Tag Archive for Hartford

Happy Birthday to Mary Rogers Williams!

book cover

book cover and author photo

Today, September 30th, 2020, would have been Mary Rogers Williams’ 163rd birthday. The obscure, often forgotten American tonalist and Impressionist artist was most well known for her stunning pastel and oil portraits and landscapes. Born and raised in Hartford, Connecticut, as a baker’s daughter, Williams travelled widely throughout Europe when she wasn’t teaching in the art department at Smith College in Northampton, Massachusetts. An incredibly active woman, she hiked and biked across Europe, while chafing against art world rules that favored men, and writing thousands of pages that record her travels and work. Her paintings offer remarkable horizon views of ancient ruins, medieval towns, country meadows, and calm waters. Her work was exhibited at various venues in the United States and France while she was still living. Much of her work has stayed in Connecticut and the Northeast, held by institutions including the Smith College Museum of Art, Connecticut Landmarks, and the Connecticut Historical Society.

Forever Seeing New Beauties: The Forgotten Impressionist Mary Rogers Williams, 1857–1907, by Eve Kahn is a finalist for the Connecticut Book Award. The book is up for the Bruce Fraser “Spirit of Connecticut” Award. Bruce Fraser, director of Connecticut Humanities for 28 years, was a proponent of Connecticut’s sense of place. He was interested in how places evoke memory and emotions from people, how people have such ferocious identification and loyalty to their surroundings and how the very landscape influences people. Mary Rogers Williams’ life and legacy embody the values of this award—Williams was deeply tied to, influenced by, and involved with her roots in Connecticut.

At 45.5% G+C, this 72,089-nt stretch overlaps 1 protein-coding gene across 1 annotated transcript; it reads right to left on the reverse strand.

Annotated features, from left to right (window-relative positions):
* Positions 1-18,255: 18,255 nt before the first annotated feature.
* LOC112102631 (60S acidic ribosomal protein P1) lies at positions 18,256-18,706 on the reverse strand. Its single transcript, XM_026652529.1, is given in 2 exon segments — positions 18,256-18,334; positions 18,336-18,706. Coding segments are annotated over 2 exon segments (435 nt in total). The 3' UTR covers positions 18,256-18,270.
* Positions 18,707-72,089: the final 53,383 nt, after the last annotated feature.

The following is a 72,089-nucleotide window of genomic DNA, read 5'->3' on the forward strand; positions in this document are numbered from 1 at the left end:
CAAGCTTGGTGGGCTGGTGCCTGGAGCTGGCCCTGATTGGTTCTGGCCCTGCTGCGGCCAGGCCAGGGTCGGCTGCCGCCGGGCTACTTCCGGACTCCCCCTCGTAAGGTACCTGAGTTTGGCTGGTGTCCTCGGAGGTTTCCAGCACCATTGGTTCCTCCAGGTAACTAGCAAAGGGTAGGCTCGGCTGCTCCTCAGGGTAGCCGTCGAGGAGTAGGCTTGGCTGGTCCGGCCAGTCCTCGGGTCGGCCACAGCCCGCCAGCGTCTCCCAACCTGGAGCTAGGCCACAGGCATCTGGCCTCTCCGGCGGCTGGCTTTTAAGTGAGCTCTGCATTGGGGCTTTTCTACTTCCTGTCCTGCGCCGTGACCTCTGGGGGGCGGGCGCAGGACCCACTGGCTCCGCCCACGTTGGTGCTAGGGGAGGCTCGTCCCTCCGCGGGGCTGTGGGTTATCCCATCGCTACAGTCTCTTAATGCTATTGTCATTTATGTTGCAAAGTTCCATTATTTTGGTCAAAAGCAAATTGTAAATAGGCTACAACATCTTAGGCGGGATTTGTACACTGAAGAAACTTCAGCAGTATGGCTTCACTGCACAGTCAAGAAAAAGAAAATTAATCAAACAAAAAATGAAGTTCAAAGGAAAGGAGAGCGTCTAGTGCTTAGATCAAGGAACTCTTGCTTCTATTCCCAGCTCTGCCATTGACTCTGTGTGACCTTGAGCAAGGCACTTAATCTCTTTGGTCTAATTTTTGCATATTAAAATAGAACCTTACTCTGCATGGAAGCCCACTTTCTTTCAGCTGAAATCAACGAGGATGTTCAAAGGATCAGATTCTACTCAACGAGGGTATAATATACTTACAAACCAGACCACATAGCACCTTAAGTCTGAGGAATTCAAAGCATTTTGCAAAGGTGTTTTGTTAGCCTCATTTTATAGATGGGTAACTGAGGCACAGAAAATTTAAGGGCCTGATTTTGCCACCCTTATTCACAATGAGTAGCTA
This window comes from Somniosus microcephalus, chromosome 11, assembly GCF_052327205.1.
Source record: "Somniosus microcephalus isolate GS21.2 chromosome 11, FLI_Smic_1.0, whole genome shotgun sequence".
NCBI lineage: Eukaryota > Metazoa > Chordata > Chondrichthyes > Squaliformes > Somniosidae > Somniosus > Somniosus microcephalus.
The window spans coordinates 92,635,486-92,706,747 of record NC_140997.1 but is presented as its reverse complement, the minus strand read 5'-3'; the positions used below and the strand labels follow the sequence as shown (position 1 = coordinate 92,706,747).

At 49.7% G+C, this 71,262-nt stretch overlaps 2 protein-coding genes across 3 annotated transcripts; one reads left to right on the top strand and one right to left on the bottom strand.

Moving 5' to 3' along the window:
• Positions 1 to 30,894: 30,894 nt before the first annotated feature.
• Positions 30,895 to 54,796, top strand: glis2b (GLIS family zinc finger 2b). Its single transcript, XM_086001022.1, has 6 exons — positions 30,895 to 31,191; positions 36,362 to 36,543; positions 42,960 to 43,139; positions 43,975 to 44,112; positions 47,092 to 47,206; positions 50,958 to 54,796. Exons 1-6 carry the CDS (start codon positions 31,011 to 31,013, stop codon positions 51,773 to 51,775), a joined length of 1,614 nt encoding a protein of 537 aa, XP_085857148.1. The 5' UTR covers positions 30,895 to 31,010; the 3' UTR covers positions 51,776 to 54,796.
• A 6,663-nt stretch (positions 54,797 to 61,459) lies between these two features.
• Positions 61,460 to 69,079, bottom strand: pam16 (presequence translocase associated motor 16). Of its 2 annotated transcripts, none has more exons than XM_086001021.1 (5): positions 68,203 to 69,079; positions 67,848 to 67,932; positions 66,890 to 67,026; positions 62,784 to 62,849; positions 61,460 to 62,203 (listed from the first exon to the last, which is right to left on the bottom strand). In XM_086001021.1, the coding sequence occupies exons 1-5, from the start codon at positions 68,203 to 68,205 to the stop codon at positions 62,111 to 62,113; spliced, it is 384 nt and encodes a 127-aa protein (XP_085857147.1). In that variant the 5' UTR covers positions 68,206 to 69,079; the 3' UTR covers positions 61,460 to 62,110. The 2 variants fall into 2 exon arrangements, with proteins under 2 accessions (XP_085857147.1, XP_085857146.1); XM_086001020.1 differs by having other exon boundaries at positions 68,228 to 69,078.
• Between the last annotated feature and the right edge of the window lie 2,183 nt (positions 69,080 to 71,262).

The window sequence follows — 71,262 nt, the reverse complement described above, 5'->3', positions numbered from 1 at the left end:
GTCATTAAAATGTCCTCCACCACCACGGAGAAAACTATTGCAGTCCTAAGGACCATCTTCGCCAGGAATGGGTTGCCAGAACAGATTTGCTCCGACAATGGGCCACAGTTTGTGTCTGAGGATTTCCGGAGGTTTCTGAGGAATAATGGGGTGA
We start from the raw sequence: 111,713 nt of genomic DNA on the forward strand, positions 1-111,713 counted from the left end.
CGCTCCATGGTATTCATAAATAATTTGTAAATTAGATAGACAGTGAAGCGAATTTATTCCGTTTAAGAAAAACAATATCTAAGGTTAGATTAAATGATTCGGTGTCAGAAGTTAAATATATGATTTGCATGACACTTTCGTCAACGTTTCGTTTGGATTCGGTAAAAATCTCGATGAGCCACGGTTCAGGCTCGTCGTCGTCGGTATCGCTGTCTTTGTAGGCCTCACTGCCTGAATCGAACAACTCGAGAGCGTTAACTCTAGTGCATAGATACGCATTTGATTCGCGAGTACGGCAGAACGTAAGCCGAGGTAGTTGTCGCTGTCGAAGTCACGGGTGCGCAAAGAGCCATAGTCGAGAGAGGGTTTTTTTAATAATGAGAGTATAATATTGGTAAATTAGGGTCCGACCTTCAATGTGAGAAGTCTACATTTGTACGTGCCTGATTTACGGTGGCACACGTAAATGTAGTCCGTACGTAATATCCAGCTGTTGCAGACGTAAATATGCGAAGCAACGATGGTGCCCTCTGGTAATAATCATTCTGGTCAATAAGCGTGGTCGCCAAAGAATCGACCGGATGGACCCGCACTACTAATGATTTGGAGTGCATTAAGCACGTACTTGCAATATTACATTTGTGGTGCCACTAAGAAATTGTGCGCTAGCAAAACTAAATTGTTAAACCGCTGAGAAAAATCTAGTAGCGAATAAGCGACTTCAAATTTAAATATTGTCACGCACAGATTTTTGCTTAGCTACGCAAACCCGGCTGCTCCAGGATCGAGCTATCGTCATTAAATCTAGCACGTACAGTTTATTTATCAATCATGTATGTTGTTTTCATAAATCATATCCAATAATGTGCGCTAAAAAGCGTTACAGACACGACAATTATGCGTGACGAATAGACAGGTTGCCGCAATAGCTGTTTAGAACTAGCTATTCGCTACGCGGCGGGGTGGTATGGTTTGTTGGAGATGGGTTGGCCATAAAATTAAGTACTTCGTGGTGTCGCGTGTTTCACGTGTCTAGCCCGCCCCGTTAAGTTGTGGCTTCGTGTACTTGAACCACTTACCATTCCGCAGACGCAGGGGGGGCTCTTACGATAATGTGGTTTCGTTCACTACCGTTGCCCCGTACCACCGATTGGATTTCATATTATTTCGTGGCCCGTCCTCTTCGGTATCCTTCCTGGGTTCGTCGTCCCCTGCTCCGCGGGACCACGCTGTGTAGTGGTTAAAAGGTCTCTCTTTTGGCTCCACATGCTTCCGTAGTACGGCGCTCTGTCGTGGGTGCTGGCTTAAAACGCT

Green Landscape—Hills in the Distance (probably Connecticut
River Valley), 1903 pastel, 12 ½ x 22 in. Smith College Museum of Art,
Northampton, MA, gift of the sisters of Mary Rogers

Until recently, little was known or remembered about Williams. But in 2012, the artist’s confessional letters as well as hundreds of her paintings and sketches turned up in storage at a Connecticut family’s home. The resulting book reveals her as strong, funny, self-deprecating, caustically critical of mainstream art, and observant of everything from soldiers’ epaulettes to colorful produce layered on delivery trucks. She was determined to paint portraits and landscapes in her distinctive style—and so she did. The book reproduces her unpublished artworks that capture pensive gowned women, Norwegian slopes reflected in icy waters, saw-tooth rooflines on French chateaus, and incense hazes in Italian chapels. Forever Seeing New Beauties offers a vivid portrayal of an adventurer, defying her era’s expectations on a tight budget. Today we remember Mary Rogers Williams for her standout style, adventurous personality, and bold wit.

The author, Eve Kahn, will be lecturing on the book for Boston Design Week, on October 14th, in remote event. Learn more and register here. 


Some of Mary Rogers Williams’ letters and papers. Photo by Eve Kahn.



Enjoy a slide show from Pablo Delano’s “Hartford Seen”